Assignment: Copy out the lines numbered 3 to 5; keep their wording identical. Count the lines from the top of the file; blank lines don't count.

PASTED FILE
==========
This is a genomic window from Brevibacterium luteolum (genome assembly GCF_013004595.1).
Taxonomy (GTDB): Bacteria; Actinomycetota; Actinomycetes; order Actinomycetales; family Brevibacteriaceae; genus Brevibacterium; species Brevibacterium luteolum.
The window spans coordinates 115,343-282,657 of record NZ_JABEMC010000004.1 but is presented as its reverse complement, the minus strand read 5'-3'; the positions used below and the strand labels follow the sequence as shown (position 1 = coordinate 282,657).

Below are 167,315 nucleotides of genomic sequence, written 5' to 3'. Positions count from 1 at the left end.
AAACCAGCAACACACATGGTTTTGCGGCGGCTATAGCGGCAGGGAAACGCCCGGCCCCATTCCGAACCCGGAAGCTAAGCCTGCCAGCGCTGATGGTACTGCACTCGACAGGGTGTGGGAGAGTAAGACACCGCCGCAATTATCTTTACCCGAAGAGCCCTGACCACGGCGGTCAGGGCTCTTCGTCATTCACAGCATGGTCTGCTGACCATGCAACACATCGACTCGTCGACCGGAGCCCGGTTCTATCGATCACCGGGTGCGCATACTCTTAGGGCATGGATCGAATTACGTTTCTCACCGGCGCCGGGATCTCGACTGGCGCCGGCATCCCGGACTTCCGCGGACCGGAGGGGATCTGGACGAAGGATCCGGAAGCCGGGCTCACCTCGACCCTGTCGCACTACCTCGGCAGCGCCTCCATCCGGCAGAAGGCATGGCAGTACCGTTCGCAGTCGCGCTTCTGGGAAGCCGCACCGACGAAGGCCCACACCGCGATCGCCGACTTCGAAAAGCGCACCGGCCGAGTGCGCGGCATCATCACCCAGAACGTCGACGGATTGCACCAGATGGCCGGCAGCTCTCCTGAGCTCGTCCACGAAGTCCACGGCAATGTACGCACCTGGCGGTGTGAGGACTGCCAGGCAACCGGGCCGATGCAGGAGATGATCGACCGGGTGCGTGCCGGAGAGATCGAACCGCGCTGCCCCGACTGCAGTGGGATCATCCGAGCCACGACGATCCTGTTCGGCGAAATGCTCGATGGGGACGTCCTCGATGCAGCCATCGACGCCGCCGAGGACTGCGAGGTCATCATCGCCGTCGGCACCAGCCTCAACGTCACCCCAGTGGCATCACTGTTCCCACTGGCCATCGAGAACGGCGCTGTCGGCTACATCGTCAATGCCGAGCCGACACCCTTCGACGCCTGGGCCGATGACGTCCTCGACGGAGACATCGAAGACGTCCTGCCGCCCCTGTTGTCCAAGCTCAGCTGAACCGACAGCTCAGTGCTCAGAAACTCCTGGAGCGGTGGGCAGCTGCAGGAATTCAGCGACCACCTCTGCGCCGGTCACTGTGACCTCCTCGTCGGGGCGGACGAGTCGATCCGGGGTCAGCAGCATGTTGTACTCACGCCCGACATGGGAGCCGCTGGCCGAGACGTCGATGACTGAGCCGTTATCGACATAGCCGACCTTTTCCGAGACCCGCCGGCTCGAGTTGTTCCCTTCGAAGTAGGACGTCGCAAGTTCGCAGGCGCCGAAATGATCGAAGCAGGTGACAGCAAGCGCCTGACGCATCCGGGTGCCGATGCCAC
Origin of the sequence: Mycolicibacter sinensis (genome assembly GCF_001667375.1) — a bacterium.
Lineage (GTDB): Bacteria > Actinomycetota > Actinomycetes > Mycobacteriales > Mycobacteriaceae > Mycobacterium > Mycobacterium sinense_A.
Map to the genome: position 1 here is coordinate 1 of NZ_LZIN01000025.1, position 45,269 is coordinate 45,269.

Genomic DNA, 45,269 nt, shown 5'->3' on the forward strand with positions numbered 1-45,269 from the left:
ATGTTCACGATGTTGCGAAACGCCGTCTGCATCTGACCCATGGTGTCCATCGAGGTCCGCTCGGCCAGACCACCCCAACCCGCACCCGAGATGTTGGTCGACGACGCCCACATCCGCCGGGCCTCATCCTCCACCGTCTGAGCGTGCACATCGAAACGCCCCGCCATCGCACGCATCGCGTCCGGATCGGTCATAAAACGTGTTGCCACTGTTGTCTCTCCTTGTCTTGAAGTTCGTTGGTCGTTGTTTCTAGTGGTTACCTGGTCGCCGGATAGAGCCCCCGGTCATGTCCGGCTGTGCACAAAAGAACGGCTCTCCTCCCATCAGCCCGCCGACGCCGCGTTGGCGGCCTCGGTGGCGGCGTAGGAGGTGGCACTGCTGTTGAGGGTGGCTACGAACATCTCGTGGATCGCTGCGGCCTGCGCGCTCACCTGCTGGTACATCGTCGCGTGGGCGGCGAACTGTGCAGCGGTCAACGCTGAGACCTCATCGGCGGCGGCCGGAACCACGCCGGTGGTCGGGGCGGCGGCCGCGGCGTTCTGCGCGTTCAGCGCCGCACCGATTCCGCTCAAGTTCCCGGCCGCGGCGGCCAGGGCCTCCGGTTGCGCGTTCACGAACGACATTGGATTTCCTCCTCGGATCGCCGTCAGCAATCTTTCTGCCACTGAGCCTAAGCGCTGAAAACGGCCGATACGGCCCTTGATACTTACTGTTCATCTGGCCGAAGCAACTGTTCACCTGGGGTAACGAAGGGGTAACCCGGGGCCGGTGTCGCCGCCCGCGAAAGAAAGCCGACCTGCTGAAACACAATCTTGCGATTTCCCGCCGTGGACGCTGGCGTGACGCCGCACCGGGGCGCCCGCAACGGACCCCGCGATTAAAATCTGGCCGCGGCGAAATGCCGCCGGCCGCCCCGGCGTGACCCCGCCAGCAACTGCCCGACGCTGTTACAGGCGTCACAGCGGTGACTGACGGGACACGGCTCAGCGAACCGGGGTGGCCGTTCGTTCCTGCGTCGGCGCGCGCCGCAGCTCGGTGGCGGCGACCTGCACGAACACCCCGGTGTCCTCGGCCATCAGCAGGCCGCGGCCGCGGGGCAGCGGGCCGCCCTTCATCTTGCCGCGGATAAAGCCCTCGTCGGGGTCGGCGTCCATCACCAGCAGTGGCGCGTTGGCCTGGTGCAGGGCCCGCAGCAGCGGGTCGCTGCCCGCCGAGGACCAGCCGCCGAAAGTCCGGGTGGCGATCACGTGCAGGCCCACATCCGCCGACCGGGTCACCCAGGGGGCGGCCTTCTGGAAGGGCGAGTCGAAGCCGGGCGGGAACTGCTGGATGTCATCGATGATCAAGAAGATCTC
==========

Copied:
The window spans coordinates 115,343-282,657 of record NZ_JABEMC010000004.1 but is presented as its reverse complement, the minus strand read 5'-3'; the positions used below and the strand labels follow the sequence as shown (position 1 = coordinate 282,657).

Below are 167,315 nucleotides of genomic sequence, written 5' to 3'. Positions count from 1 at the left end.
AAACCAGCAACACACATGGTTTTGCGGCGGCTATAGCGGCAGGGAAACGCCCGGCCCCATTCCGAACCCGGAAGCTAAGCCTGCCAGCGCTGATGGTACTGCACTCGACAGGGTGTGGGAGAGTAAGACACCGCCGCAATTATCTTTACCCGAAGAGCCCTGACCACGGCGGTCAGGGCTCTTCGTCATTCACAGCATGGTCTGCTGACCATGCAACACATCGACTCGTCGACCGGAGCCCGGTTCTATCGATCACCGGGTGCGCATACTCTTAGGGCATGGATCGAATTACGTTTCTCACCGGCGCCGGGATCTCGACTGGCGCCGGCATCCCGGACTTCCGCGGACCGGAGGGGATCTGGACGAAGGATCCGGAAGCCGGGCTCACCTCGACCCTGTCGCACTACCTCGGCAGCGCCTCCATCCGGCAGAAGGCATGGCAGTACCGTTCGCAGTCGCGCTTCTGGGAAGCCGCACCGACGAAGGCCCACACCGCGATCGCCGACTTCGAAAAGCGCACCGGCCGAGTGCGCGGCATCATCACCCAGAACGTCGACGGATTGCACCAGATGGCCGGCAGCTCTCCTGAGCTCGTCCACGAAGTCCACGGCAATGTACGCACCTGGCGGTGTGAGGACTGCCAGGCAACCGGGCCGATGCAGGAGATGATCGACCGGGTGCGTGCCGGAGAGATCGAACCGCGCTGCCCCGACTGCAGTGGGATCATCCGAGCCACGACGATCCTGTTCGGCGAAATGCTCGATGGGGACGTCCTCGATGCAGCCATCGACGCCGCCGAGGACTGCGAGGTCATCATCGCCGTCGGCACCAGCCTCAACGTCACCCCAGTGGCATCACTGTTCCCACTGGCCATCGAGAACGGCGCTGTCGGCTACATCGTCAATGCCGAGCCGACACCCTTCGACGCCTGGGCCGATGACGTCCTCGACGGAGACATCGAAGACGTCCTGCCGCCCCTGTTGTCCAAGCTCAGCTGAACCGACAGCTCAGTGCTCAGAAACTCCTGGAGCGGTGGGCAGCTGCAGGAATTCAGCGACCACCTCTGCGCCGGTCACTGTGACCTCCTCGTCGGGGCGGACGAGTCGATCCGGGGTCAGCAGCATGTTGTACTCACGCCCGACATGGGAGCCGCTGGCCGAGACGTCGATGACTGAGCCGTTATCGACATAGCCGACCTTTTCCGAGACCCGCCGGCTCGAGTTGTTCCCTTCGAAGTAGGACGTCGCAAGTTCGCAGGCGCCGAAATGATCGAAGCAGGTGACAGCAAGCGCCTGACGCATCCGGGTGCCGATGCCAC